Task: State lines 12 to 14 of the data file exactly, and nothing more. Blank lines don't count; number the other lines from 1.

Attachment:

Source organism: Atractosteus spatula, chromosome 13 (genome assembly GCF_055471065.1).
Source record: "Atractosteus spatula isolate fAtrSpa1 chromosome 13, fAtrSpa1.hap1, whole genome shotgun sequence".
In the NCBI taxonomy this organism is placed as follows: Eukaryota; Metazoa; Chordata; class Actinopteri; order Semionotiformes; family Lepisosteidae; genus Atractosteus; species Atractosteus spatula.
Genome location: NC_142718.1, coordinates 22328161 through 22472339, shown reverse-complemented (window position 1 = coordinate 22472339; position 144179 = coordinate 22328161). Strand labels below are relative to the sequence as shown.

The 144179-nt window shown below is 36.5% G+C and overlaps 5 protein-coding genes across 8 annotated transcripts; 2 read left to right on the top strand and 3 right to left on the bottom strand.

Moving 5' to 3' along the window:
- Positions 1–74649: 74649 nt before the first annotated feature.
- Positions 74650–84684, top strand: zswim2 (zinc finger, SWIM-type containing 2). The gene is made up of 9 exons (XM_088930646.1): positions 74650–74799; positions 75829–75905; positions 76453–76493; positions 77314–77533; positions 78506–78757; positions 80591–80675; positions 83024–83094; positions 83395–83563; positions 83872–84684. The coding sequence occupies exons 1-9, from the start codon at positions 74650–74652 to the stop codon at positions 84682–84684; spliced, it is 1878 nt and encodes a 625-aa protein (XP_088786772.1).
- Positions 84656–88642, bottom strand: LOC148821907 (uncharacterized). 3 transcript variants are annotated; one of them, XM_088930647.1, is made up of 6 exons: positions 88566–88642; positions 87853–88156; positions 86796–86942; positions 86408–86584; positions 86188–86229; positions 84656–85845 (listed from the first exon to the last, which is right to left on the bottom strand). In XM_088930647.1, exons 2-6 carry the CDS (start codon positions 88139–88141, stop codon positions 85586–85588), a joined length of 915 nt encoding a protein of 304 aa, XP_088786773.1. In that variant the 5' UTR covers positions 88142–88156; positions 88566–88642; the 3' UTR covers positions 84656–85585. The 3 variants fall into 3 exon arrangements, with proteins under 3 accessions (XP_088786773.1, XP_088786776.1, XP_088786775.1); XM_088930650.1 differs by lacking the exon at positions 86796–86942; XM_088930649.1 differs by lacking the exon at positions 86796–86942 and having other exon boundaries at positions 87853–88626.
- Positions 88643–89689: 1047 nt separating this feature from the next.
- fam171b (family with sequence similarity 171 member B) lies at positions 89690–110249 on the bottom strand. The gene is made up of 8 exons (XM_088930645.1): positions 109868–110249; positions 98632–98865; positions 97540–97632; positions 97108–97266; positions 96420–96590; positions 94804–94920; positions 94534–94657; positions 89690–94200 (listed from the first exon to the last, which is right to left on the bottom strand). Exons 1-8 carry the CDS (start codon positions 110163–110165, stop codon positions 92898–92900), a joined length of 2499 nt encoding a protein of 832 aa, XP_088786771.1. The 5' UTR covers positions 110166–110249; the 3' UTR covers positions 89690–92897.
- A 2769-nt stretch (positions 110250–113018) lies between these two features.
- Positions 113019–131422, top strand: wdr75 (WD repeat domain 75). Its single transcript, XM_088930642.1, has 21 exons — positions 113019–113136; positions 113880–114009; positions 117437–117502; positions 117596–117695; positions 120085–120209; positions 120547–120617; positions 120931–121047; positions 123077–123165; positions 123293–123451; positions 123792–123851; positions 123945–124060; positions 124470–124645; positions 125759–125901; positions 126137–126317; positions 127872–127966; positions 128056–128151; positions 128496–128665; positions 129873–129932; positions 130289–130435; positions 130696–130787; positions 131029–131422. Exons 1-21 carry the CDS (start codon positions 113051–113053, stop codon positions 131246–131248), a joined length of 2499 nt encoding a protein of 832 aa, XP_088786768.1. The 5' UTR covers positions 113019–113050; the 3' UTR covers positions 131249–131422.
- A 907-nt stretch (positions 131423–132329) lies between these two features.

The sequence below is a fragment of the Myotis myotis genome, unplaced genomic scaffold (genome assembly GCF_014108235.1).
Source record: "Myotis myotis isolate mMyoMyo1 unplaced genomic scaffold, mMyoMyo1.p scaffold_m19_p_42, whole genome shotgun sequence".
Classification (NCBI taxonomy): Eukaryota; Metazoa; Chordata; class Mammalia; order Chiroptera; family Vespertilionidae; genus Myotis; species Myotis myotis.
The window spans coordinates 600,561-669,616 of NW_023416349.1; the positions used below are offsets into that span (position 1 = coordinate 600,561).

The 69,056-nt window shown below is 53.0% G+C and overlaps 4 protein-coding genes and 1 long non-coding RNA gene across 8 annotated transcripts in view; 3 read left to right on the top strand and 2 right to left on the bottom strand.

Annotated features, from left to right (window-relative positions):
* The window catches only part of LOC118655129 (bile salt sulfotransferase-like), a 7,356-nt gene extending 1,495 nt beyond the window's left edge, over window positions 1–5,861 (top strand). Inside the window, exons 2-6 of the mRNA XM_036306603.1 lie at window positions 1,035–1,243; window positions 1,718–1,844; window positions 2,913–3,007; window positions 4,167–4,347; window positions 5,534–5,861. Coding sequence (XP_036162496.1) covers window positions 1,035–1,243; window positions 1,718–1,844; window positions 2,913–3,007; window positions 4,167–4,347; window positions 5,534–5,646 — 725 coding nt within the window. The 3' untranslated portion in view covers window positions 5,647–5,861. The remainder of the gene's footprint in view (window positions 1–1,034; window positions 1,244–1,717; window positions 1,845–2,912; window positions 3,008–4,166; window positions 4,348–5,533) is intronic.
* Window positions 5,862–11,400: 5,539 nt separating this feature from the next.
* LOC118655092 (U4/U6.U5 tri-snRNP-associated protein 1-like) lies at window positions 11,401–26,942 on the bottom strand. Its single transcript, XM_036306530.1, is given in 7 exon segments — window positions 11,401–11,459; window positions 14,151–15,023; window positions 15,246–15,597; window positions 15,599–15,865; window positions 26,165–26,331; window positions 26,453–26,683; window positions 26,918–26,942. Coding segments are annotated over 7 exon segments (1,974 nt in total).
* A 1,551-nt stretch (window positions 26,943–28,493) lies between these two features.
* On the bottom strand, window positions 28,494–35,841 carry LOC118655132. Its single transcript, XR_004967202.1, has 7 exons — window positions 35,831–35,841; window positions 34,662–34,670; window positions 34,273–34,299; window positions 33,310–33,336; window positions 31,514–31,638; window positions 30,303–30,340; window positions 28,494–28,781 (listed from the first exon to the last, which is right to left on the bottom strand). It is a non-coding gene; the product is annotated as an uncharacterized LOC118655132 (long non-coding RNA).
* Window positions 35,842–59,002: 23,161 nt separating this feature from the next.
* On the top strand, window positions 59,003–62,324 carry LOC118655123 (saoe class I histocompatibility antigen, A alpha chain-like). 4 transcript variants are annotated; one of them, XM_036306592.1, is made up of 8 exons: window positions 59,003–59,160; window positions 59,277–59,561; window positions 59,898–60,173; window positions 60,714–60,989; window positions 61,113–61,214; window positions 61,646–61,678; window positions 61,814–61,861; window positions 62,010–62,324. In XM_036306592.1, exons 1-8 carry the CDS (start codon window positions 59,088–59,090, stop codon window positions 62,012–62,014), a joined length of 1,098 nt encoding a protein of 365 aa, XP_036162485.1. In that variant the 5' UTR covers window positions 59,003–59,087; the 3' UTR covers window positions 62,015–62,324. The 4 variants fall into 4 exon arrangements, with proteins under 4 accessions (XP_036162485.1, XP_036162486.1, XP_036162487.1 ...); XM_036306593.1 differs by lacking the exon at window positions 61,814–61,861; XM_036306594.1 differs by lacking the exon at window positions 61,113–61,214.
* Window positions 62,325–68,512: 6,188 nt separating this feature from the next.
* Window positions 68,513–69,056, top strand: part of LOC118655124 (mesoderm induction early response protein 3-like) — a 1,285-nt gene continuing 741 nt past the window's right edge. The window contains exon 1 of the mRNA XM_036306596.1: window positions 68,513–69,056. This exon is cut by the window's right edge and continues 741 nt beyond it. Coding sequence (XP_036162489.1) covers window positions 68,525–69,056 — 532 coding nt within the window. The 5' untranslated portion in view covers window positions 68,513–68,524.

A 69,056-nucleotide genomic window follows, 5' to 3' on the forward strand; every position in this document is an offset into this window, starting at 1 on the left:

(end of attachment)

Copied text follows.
- A 2769-nt stretch (positions 110250–113018) lies between these two features.
- Positions 113019–131422, top strand: wdr75 (WD repeat domain 75). Its single transcript, XM_088930642.1, has 21 exons — positions 113019–113136; positions 113880–114009; positions 117437–117502; positions 117596–117695; positions 120085–120209; positions 120547–120617; positions 120931–121047; positions 123077–123165; positions 123293–123451; positions 123792–123851; positions 123945–124060; positions 124470–124645; positions 125759–125901; positions 126137–126317; positions 127872–127966; positions 128056–128151; positions 128496–128665; positions 129873–129932; positions 130289–130435; positions 130696–130787; positions 131029–131422. Exons 1-21 carry the CDS (start codon positions 113051–113053, stop codon positions 131246–131248), a joined length of 2499 nt encoding a protein of 832 aa, XP_088786768.1. The 5' UTR covers positions 113019–113050; the 3' UTR covers positions 131249–131422.
- A 907-nt stretch (positions 131423–132329) lies between these two features.